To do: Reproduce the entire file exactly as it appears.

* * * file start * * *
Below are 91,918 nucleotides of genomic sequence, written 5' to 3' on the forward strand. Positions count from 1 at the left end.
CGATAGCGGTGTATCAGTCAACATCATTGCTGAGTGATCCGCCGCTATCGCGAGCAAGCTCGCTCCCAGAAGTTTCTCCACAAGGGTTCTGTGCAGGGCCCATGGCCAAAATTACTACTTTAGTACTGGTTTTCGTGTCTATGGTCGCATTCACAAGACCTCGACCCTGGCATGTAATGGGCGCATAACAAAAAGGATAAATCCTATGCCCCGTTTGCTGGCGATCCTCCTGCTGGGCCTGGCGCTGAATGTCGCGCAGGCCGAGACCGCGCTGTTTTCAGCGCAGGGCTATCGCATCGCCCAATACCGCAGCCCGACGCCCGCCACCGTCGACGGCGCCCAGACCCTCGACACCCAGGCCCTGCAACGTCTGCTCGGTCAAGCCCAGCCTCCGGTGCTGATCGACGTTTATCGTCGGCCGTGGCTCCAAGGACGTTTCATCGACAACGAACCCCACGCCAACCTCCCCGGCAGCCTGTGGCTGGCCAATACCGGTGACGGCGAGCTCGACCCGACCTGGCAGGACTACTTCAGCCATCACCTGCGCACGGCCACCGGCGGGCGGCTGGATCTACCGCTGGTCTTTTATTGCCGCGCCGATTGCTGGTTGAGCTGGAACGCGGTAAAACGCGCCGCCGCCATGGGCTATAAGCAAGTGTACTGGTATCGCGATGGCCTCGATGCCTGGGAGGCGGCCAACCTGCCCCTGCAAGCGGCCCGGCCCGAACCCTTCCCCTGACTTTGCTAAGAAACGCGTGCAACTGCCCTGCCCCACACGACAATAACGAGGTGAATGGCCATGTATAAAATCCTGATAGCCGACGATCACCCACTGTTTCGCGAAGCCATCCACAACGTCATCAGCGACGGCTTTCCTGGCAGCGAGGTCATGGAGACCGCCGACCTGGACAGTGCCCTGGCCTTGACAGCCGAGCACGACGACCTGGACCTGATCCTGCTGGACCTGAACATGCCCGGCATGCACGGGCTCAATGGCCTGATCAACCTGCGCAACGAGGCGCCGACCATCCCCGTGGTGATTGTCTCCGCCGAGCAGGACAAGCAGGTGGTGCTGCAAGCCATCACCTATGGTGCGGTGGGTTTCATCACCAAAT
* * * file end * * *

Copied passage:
Below are 91,918 nucleotides of genomic sequence, written 5' to 3' on the forward strand. Positions count from 1 at the left end.
CGATAGCGGTGTATCAGTCAACATCATTGCTGAGTGATCCGCCGCTATCGCGAGCAAGCTCGCTCCCAGAAGTTTCTCCACAAGGGTTCTGTGCAGGGCCCATGGCCAAAATTACTACTTTAGTACTGGTTTTCGTGTCTATGGTCGCATTCACAAGACCTCGACCCTGGCATGTAATGGGCGCATAACAAAAAGGATAAATCCTATGCCCCGTTTGCTGGCGATCCTCCTGCTGGGCCTGGCGCTGAATGTCGCGCAGGCCGAGACCGCGCTGTTTTCAGCGCAGGGCTATCGCATCGCCCAATACCGCAGCCCGACGCCCGCCACCGTCGACGGCGCCCAGACCCTCGACACCCAGGCCCTGCAACGTCTGCTCGGTCAAGCCCAGCCTCCGGTGCTGATCGACGTTTATCGTCGGCCGTGGCTCCAAGGACGTTTCATCGACAACGAACCCCACGCCAACCTCCCCGGCAGCCTGTGGCTGGCCAATACCGGTGACGGCGAGCTCGACCCGACCTGGCAGGACTACTTCAGCCATCACCTGCGCACGGCCACCGGCGGGCGGCTGGATCTACCGCTGGTCTTTTATTGCCGCGCCGATTGCTGGTTGAGCTGGAACGCGGTAAAACGCGCCGCCGCCATGGGCTATAAGCAAGTGTACTGGTATCGCGATGGCCTCGATGCCTGGGAGGCGGCCAACCTGCCCCTGCAAGCGGCCCGGCCCGAACCCTTCCCCTGACTTTGCTAAGAAACGCGTGCAACTGCCCTGCCCCACACGACAATAACGAGGTGAATGGCCATGTATAAAATCCTGATAGCCGACGATCACCCACTGTTTCGCGAAGCCATCCACAACGTCATCAGCGACGGCTTTCCTGGCAGCGAGGTCATGGAGACCGCCGACCTGGACAGTGCCCTGGCCTTGACAGCCGAGCACGACGACCTGGACCTGATCCTGCTGGACCTGAACATGCCCGGCATGCACGGGCTCAATGGCCTGATCAACCTGCGCAACGAGGCGCCGACCATCCCCGTGGTGATTGTCTCCGCCGAGCAGGACAAGCAGGTGGTGCTGCAAGCCATCACCTATGGTGCGGTGGGTTTCATCACCAAAT